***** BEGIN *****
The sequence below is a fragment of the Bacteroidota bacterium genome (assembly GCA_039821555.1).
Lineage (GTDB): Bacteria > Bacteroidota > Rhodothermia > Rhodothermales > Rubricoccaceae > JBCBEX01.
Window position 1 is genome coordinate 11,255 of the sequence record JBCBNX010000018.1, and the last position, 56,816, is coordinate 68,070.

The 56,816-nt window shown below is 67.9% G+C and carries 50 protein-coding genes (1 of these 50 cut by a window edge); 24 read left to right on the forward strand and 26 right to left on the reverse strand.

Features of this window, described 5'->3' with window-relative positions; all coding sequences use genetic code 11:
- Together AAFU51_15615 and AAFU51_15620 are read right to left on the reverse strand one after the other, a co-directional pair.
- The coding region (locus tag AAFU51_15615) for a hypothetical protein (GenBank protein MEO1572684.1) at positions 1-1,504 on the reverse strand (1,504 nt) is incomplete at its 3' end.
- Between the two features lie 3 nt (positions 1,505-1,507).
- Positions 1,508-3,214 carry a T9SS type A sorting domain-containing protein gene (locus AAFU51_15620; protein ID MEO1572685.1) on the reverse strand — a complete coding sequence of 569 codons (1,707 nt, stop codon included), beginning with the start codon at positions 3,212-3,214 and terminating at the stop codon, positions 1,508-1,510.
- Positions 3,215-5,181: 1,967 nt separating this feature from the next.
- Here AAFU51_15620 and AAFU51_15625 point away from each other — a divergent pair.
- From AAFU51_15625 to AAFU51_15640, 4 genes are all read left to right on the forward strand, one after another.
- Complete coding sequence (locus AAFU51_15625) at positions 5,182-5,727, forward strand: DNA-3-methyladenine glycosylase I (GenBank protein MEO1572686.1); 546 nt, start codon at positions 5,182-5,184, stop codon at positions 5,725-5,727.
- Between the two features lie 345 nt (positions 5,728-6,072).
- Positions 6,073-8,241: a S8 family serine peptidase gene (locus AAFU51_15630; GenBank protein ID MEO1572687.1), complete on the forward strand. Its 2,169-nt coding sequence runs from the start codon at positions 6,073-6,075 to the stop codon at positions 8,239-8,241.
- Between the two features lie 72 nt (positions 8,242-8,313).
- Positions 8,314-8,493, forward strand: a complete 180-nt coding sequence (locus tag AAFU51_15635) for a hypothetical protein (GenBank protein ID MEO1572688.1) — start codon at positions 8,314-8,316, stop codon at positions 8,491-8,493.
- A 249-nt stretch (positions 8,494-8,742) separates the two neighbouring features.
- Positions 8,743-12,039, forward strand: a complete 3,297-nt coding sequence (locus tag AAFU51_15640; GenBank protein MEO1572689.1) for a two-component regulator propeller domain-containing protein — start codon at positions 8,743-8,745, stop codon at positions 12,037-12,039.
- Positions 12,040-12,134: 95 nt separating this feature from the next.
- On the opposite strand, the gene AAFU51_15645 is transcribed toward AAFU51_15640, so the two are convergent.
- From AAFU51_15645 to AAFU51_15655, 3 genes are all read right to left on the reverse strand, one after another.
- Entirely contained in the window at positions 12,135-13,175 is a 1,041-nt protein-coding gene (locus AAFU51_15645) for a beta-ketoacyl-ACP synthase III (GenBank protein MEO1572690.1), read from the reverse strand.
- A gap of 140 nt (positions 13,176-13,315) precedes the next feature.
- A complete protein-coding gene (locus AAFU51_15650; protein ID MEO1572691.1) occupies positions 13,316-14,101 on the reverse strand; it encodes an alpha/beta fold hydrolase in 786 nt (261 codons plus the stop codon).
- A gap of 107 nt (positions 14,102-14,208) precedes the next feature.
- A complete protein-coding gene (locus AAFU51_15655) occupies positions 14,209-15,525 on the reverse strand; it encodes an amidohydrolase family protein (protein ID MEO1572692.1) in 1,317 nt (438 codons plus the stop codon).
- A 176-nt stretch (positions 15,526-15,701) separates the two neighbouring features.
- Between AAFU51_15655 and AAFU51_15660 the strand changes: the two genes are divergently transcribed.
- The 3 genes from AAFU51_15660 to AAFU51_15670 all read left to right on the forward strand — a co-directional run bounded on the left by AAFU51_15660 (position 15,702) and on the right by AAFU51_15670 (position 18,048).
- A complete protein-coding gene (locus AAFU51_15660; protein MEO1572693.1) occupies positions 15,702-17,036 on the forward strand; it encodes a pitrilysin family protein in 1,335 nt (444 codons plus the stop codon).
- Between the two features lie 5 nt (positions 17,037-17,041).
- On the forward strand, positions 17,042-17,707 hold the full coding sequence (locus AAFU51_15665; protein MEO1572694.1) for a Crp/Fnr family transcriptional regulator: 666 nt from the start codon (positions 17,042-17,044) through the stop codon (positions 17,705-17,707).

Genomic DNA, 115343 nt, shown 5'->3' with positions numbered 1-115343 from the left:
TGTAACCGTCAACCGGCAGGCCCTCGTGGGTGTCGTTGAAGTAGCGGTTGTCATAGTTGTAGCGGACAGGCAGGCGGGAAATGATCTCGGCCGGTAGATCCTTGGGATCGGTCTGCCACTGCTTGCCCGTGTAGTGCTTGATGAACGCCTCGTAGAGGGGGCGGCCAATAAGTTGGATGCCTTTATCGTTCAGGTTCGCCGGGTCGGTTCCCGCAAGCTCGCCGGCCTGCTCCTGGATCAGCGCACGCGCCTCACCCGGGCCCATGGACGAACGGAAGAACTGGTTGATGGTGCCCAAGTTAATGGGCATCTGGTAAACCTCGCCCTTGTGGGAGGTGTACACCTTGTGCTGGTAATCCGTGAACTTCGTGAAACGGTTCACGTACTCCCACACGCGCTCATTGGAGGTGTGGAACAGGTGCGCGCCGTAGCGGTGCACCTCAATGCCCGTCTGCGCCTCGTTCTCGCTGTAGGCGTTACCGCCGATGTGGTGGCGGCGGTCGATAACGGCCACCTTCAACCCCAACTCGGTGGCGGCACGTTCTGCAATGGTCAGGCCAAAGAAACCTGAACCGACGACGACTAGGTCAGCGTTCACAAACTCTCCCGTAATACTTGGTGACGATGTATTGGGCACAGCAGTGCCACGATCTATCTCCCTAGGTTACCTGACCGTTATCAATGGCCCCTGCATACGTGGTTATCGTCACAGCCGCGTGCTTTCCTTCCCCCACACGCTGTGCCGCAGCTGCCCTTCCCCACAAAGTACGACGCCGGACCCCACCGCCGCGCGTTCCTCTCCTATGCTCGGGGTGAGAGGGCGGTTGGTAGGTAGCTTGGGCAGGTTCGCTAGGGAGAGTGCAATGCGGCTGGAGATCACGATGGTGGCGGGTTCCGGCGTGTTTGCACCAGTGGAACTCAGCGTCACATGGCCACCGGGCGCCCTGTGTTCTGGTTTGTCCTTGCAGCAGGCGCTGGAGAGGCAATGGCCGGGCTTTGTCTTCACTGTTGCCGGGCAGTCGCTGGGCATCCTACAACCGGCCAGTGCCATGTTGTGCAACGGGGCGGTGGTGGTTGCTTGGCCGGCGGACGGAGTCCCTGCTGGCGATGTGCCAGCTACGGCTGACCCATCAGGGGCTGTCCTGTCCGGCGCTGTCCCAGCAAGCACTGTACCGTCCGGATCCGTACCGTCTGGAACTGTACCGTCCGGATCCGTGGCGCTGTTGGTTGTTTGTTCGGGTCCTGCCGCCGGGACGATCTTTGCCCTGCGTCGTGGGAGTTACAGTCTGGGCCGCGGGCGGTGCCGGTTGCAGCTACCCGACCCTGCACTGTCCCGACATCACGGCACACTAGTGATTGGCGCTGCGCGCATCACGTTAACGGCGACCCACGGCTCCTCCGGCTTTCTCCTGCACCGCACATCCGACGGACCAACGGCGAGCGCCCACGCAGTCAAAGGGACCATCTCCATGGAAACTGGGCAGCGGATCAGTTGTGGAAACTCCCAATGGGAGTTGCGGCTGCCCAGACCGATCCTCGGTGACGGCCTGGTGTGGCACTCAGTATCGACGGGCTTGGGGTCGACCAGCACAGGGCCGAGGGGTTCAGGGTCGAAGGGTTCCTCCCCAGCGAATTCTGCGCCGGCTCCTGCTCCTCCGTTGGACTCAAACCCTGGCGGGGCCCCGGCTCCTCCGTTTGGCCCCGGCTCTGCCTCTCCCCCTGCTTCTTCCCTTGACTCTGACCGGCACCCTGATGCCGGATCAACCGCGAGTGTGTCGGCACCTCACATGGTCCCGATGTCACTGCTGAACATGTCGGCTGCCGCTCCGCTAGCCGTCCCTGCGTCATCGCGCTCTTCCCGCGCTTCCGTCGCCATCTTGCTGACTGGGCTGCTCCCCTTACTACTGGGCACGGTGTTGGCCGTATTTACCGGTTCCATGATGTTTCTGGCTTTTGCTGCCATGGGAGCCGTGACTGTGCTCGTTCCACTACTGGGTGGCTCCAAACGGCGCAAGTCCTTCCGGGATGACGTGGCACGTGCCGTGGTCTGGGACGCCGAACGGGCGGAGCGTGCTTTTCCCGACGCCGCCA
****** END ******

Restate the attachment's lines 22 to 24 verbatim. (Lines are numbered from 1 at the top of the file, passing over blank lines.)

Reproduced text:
- From AAFU51_15645 to AAFU51_15655, 3 genes are all read right to left on the reverse strand, one after another.
- Entirely contained in the window at positions 12,135-13,175 is a 1,041-nt protein-coding gene (locus AAFU51_15645) for a beta-ketoacyl-ACP synthase III (GenBank protein MEO1572690.1), read from the reverse strand.
- A gap of 140 nt (positions 13,176-13,315) precedes the next feature.